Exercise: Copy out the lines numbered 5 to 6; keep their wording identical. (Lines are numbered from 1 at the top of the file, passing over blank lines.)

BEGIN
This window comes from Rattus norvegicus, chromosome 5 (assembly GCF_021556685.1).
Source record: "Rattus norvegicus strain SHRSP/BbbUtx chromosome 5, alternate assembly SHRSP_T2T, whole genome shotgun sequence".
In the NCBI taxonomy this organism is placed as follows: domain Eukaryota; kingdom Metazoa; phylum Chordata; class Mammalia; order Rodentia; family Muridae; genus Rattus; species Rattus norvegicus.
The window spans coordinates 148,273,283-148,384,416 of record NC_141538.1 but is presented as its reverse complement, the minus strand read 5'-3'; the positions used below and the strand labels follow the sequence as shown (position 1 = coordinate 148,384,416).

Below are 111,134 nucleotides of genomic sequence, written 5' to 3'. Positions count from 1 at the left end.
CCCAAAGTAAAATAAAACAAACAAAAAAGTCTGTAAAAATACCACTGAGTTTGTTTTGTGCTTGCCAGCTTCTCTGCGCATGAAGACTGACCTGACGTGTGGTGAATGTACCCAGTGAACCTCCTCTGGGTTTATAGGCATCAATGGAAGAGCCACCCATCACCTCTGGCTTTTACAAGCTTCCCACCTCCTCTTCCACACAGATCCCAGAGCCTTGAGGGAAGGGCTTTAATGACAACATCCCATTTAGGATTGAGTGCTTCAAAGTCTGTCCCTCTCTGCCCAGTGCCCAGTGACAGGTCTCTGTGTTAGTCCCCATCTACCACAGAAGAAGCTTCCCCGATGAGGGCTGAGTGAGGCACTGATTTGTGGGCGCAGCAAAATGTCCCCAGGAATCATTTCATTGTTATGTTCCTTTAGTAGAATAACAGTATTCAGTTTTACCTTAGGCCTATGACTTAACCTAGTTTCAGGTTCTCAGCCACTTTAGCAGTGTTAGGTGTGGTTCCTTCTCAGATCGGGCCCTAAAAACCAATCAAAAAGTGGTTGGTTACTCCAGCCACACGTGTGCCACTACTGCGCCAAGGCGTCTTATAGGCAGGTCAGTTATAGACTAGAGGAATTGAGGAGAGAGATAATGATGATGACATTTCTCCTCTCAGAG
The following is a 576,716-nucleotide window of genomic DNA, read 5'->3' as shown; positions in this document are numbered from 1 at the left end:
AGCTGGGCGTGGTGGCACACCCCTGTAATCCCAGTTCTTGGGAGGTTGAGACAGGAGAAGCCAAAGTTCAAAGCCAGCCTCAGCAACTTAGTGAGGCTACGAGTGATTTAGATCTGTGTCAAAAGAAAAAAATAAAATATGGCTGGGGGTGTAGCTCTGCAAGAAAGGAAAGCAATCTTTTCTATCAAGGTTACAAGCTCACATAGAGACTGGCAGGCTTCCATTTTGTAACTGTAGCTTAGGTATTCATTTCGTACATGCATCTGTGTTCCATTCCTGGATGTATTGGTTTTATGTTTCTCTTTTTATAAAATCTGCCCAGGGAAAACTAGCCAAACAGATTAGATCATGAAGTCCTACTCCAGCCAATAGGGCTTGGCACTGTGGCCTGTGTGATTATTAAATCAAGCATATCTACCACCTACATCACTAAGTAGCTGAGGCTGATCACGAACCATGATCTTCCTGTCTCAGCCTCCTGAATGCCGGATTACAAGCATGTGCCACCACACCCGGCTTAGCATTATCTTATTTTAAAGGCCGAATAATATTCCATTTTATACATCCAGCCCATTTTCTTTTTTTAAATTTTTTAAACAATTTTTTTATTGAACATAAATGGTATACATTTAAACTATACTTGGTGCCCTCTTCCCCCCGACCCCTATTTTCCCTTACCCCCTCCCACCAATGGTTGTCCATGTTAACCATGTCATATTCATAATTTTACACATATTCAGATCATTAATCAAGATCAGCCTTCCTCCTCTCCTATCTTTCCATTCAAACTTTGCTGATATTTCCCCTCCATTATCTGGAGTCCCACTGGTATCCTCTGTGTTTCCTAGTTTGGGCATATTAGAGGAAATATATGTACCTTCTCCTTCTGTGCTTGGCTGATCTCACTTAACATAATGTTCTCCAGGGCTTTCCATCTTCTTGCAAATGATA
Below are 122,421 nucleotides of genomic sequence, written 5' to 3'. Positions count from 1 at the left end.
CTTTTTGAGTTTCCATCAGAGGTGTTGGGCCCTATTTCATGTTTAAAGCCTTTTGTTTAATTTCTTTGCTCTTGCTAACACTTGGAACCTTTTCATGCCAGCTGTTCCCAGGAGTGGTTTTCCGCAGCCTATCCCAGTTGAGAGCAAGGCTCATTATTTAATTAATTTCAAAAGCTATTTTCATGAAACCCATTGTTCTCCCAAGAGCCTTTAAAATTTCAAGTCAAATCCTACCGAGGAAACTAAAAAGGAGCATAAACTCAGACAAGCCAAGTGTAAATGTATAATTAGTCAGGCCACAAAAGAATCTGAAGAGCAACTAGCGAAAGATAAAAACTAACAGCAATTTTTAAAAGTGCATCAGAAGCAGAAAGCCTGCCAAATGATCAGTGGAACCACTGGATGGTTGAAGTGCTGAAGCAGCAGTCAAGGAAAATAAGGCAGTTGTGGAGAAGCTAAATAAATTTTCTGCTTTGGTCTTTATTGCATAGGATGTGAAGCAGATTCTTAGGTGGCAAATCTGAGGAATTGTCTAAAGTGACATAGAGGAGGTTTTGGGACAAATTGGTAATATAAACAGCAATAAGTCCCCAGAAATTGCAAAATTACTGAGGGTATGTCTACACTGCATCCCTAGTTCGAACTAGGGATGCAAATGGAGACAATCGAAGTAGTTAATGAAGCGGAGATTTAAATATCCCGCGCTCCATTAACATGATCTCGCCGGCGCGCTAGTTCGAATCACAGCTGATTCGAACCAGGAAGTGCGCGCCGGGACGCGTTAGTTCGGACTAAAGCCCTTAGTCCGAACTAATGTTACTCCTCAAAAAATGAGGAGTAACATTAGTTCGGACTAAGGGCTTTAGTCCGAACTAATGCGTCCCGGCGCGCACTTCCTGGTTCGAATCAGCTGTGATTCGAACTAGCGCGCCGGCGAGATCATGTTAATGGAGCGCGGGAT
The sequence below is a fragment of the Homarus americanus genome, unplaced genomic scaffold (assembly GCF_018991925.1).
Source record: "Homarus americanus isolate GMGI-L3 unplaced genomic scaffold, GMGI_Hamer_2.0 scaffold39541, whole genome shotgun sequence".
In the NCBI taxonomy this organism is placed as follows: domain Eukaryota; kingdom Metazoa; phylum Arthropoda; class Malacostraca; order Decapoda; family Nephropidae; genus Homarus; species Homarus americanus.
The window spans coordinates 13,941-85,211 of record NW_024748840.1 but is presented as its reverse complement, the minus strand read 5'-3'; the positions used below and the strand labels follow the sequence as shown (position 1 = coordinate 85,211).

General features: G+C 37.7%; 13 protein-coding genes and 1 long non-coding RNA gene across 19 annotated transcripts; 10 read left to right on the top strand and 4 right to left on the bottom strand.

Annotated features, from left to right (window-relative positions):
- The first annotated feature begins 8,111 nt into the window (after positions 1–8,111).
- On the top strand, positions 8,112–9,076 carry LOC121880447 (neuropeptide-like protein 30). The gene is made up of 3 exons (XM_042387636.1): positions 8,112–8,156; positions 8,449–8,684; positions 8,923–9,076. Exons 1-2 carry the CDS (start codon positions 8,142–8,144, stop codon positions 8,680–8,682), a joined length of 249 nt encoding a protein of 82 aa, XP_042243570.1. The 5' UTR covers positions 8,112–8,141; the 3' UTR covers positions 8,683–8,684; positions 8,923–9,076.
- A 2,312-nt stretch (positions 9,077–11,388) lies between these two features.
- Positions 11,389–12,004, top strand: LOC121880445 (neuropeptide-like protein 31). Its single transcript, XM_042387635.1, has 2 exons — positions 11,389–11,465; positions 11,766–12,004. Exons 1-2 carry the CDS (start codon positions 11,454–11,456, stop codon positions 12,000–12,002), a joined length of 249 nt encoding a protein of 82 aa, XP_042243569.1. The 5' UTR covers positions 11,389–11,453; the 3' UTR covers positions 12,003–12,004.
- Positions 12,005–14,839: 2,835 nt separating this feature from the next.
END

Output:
Below are 111,134 nucleotides of genomic sequence, written 5' to 3'. Positions count from 1 at the left end.
CCCAAAGTAAAATAAAACAAACAAAAAAGTCTGTAAAAATACCACTGAGTTTGTTTTGTGCTTGCCAGCTTCTCTGCGCATGAAGACTGACCTGACGTGTGGTGAATGTACCCAGTGAACCTCCTCTGGGTTTATAGGCATCAATGGAAGAGCCACCCATCACCTCTGGCTTTTACAAGCTTCCCACCTCCTCTTCCACACAGATCCCAGAGCCTTGAGGGAAGGGCTTTAATGACAACATCCCATTTAGGATTGAGTGCTTCAAAGTCTGTCCCTCTCTGCCCAGTGCCCAGTGACAGGTCTCTGTGTTAGTCCCCATCTACCACAGAAGAAGCTTCCCCGATGAGGGCTGAGTGAGGCACTGATTTGTGGGCGCAGCAAAATGTCCCCAGGAATCATTTCATTGTTATGTTCCTTTAGTAGAATAACAGTATTCAGTTTTACCTTAGGCCTATGACTTAACCTAGTTTCAGGTTCTCAGCCACTTTAGCAGTGTTAGGTGTGGTTCCTTCTCAGATCGGGCCCTAAAAACCAATCAAAAAGTGGTTGGTTACTCCAGCCACACGTGTGCCACTACTGCGCCAAGGCGTCTTATAGGCAGGTCAGTTATAGACTAGAGGAATTGAGGAGAGAGATAATGATGATGACATTTCTCCTCTCAGAG